• Sylvester Stallone Sold His Dog for $40 To Afford Food Then Bought Him Back For $15,000
    Photo: Rocky / United Artists

    As an actor, Sylvester Stallone has a reputation for guns, muscles, and action. But that doesn't mean he doesn't have a softer side. As a young struggling actor he found himself unable to afford food, which led him to make a heartbreaking decision. He sold his dog Butkus, who he considered his best friend, for $40.

    Luckily, as fate would have it, his screenplay for Rocky sold. As his career began taking off, Stallone knew he had to get his dog back. The new owner charged Stallone $15,000 for Butkus, but in Stallone's words, "He was worth every penny!"

  • One Of The Most Famous Indiana Jones Scenes Was Altered Because Harrison Ford Was Sick
    Photo: Raiders of the Lost Ark / Paramount Pictures

    Being sick and still going to work usually ends up being a bad idea. For Harrison Ford, though, it proved to be a great move. In Raiders of the Lost Ark, the whip-weilding Indiana Jones was meant to have an elaborate fight with a swordsman, but a sickly Ford wasn't thrilled with the time it would take to film. In a Reddit "Ask Me Anything" forum, Ford recounted the story:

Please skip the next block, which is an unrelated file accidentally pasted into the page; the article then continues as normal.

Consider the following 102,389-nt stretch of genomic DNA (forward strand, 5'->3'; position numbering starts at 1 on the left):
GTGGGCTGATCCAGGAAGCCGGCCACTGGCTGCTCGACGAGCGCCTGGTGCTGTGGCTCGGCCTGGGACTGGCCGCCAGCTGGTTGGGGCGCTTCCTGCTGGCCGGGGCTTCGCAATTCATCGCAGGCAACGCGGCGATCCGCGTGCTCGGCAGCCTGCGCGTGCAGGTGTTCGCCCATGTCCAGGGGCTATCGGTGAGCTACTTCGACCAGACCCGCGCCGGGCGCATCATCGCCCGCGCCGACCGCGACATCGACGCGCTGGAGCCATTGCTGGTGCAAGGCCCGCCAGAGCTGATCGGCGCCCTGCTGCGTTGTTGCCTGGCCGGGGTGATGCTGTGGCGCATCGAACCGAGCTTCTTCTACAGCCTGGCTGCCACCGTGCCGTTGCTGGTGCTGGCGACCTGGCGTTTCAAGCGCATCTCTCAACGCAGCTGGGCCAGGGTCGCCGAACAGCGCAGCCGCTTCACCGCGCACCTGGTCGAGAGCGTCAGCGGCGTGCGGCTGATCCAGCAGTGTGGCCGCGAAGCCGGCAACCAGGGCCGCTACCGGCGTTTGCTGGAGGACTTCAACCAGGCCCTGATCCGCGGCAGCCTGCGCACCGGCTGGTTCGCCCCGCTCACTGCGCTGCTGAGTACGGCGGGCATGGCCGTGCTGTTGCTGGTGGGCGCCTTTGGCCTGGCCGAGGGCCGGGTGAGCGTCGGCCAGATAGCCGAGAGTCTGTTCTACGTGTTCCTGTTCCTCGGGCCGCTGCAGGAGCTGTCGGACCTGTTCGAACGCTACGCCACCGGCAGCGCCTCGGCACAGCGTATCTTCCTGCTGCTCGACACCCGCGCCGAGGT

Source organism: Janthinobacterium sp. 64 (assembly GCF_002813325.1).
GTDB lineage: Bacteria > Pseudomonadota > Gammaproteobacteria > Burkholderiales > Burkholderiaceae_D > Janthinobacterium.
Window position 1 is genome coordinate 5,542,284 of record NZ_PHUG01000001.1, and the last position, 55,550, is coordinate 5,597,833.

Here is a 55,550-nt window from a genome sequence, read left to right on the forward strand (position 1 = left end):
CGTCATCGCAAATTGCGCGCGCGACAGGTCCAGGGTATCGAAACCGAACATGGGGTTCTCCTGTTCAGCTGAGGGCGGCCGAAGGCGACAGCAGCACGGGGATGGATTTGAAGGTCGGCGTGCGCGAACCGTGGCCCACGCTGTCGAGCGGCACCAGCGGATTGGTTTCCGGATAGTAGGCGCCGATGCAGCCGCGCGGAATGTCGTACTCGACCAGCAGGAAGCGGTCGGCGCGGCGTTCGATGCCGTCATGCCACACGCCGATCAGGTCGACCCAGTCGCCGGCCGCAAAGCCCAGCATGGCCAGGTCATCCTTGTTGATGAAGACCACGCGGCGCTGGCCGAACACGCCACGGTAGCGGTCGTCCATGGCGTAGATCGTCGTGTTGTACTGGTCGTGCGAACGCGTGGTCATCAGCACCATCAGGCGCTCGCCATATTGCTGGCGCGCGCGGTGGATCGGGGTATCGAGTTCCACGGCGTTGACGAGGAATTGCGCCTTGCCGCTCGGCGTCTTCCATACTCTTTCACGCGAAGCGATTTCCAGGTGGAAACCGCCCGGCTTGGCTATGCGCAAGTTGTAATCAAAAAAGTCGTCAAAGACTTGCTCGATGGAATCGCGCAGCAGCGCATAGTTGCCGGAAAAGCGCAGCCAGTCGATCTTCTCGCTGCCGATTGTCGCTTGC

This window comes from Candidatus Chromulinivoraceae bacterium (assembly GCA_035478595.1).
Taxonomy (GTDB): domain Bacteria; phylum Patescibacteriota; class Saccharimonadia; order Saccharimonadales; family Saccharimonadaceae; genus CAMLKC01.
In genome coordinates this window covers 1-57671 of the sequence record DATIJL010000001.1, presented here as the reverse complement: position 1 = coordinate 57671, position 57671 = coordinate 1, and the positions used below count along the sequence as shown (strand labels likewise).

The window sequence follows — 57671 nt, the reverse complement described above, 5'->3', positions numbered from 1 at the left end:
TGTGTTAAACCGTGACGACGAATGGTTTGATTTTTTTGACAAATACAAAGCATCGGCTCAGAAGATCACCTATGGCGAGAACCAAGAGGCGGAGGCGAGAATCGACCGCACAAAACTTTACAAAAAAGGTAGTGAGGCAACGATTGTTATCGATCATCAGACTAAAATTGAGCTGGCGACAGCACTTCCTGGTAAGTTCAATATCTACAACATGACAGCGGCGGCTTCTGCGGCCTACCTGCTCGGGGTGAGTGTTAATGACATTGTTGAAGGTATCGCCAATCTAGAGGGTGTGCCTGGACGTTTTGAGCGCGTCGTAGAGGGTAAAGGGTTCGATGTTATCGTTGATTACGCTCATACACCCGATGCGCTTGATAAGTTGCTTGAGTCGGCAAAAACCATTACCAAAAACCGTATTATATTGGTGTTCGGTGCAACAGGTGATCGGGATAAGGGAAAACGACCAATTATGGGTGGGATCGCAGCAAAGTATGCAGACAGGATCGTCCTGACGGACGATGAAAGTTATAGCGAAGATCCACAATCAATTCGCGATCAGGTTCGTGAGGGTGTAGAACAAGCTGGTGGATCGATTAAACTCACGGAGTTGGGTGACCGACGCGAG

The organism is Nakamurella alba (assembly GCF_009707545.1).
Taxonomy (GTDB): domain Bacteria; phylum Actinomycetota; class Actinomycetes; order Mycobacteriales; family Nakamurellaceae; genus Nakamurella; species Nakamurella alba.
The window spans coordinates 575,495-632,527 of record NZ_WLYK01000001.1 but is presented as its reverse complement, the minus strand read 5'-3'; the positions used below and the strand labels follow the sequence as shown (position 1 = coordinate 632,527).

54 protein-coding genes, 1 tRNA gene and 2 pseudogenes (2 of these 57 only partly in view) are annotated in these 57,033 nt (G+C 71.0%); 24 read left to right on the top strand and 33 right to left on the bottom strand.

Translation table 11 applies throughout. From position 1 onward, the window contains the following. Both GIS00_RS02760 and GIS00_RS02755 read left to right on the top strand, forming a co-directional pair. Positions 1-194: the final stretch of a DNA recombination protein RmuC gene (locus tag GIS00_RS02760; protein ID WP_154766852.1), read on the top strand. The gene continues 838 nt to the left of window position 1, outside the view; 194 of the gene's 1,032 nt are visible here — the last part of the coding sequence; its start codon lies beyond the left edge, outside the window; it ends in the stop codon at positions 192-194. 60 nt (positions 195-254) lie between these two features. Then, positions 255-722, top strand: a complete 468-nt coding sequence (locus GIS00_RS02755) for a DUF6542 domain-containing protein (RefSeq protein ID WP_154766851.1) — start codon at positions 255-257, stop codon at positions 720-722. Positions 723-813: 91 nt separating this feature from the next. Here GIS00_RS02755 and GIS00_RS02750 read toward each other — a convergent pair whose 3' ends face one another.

We were shooting in Tunisia, and the script had a scene in which I fight a swordsman, an expert swordsman, it was meant to be the ultimate duel between sword and whip. And I was suffering from dysentery, really, found it inconvenient to be out of my trailer for more than 10 minutes at a time. We'd done a brief rehearsal of the scene the night before we were meant to shoot it, and both [director] Steve [Spielberg] and I realized it would take 2 or 3 days to shoot this...

    I was puzzling how to get out of this 3 days of shooting, so when I got to set I proposed to Steven that we just shoot the son a b*tch and Steve said "I was thinking that as well." So he drew his sword, the poor guy was a wonderful British stuntman who had practiced his sword skills for months in order to do this job, and was quite surprised by the idea that we would dispatch him in 5 minutes. But he flourished his sword, I pulled out my gun and shot him, and then we went back to England.